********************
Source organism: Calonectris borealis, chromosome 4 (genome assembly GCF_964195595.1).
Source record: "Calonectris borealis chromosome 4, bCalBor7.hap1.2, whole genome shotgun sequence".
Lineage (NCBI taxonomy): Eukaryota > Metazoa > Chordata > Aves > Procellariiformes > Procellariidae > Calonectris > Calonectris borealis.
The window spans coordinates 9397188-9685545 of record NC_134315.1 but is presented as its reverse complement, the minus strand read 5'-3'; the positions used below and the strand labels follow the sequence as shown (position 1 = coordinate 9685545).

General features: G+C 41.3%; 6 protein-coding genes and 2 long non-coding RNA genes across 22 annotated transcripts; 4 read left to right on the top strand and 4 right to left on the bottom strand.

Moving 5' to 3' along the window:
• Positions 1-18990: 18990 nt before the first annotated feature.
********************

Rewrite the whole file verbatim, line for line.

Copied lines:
Source organism: Calonectris borealis, chromosome 4 (genome assembly GCF_964195595.1).
Source record: "Calonectris borealis chromosome 4, bCalBor7.hap1.2, whole genome shotgun sequence".
Lineage (NCBI taxonomy): Eukaryota > Metazoa > Chordata > Aves > Procellariiformes > Procellariidae > Calonectris > Calonectris borealis.
The window spans coordinates 9397188-9685545 of record NC_134315.1 but is presented as its reverse complement, the minus strand read 5'-3'; the positions used below and the strand labels follow the sequence as shown (position 1 = coordinate 9685545).

General features: G+C 41.3%; 6 protein-coding genes and 2 long non-coding RNA genes across 22 annotated transcripts; 4 read left to right on the top strand and 4 right to left on the bottom strand.

Moving 5' to 3' along the window:
• Positions 1-18990: 18990 nt before the first annotated feature.